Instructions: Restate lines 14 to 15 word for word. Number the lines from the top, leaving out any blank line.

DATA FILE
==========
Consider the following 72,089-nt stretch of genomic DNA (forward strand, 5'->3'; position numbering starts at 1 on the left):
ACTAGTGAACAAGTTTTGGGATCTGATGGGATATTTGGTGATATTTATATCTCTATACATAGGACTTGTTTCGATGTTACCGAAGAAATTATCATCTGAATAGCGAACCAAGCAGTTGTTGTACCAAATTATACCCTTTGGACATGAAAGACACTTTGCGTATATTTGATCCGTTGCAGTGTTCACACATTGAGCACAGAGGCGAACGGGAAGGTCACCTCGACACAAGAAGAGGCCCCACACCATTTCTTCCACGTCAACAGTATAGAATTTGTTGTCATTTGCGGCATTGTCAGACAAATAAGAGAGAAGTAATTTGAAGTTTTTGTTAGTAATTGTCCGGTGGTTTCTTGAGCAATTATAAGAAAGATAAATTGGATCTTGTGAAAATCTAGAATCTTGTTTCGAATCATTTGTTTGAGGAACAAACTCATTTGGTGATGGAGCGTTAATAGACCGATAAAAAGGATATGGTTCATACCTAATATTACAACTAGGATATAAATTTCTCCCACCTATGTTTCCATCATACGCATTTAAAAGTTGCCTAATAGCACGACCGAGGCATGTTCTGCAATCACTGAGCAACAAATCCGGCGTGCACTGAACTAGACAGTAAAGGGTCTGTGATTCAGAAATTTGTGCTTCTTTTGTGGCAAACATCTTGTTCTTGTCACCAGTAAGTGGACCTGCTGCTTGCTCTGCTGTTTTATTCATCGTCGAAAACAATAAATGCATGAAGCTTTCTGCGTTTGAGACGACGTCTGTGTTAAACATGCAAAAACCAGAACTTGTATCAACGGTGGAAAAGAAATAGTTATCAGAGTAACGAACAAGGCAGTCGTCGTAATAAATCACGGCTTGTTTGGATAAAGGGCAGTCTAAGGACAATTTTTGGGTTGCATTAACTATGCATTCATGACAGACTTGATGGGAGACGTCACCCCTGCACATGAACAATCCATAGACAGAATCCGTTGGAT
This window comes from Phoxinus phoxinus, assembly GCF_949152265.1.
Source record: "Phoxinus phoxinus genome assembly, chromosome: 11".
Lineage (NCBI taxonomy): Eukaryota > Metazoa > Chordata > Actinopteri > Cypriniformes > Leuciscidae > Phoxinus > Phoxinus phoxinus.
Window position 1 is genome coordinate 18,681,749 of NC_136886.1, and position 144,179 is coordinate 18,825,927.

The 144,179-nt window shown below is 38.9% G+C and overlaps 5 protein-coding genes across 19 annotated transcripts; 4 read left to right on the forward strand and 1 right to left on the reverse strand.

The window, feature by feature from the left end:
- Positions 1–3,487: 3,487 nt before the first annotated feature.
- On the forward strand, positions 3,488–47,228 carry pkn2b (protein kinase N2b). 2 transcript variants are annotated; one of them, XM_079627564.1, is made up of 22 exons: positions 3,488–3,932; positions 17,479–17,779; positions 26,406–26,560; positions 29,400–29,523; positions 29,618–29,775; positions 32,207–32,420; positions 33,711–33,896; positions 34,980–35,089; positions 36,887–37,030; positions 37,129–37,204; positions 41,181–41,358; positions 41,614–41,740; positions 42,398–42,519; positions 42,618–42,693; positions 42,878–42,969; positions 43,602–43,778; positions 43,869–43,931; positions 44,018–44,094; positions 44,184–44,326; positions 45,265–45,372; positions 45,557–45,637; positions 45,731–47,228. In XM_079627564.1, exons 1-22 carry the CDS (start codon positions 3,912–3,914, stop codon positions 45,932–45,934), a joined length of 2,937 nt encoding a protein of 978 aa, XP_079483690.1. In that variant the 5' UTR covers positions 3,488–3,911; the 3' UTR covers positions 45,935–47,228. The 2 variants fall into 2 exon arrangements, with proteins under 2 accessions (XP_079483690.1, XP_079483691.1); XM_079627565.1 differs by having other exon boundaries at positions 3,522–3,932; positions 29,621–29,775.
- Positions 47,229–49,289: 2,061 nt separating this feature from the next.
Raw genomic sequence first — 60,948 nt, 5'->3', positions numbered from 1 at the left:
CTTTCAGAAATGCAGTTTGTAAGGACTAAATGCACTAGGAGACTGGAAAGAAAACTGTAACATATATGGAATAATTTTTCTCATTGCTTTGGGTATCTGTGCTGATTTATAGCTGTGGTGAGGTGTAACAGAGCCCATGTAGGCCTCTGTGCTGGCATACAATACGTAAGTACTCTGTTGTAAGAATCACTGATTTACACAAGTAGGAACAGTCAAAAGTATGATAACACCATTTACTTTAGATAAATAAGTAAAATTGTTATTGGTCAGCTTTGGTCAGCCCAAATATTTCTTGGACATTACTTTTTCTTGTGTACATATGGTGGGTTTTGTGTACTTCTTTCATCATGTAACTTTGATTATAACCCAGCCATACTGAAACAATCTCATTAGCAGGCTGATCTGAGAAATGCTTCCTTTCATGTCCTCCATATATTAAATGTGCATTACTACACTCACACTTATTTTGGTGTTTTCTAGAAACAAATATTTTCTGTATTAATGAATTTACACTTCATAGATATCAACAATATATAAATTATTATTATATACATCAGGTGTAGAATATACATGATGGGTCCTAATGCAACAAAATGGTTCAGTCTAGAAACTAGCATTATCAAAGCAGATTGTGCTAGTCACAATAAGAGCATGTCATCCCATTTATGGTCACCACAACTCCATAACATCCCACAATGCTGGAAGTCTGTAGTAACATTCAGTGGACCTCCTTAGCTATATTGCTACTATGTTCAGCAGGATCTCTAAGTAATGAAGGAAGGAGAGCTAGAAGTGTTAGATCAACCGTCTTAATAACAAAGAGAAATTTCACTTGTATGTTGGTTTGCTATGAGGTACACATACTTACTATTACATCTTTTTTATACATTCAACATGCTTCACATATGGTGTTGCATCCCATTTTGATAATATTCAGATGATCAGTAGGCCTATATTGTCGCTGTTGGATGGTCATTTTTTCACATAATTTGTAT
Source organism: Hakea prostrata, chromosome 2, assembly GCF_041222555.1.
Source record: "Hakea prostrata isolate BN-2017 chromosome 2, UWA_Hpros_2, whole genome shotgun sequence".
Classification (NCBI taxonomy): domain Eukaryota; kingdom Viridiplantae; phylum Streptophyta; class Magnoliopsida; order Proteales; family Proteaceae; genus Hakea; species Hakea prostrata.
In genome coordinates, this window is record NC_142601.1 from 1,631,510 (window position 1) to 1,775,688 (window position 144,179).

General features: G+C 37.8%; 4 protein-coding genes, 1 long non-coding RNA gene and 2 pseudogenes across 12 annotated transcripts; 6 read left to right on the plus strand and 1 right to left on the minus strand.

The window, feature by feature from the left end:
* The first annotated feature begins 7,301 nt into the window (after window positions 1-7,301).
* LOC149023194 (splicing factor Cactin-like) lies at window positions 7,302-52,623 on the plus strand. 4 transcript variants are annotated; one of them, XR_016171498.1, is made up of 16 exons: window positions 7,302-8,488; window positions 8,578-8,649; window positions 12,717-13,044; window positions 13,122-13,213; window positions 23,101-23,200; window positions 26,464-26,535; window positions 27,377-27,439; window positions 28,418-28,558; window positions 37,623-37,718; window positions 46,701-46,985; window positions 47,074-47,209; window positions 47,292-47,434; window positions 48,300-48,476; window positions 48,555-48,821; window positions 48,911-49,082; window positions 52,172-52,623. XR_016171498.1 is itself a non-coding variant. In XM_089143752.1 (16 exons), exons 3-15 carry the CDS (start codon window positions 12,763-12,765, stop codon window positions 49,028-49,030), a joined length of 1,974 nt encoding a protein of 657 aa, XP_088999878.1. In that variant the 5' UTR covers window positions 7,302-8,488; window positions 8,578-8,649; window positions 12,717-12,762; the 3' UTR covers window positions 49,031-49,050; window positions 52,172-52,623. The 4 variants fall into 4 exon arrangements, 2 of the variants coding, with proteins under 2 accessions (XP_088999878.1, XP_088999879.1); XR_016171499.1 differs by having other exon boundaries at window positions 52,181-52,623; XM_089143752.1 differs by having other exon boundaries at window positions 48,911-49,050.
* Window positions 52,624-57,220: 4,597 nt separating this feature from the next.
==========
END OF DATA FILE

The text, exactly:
Source organism: Hakea prostrata, chromosome 2, assembly GCF_041222555.1.
Source record: "Hakea prostrata isolate BN-2017 chromosome 2, UWA_Hpros_2, whole genome shotgun sequence".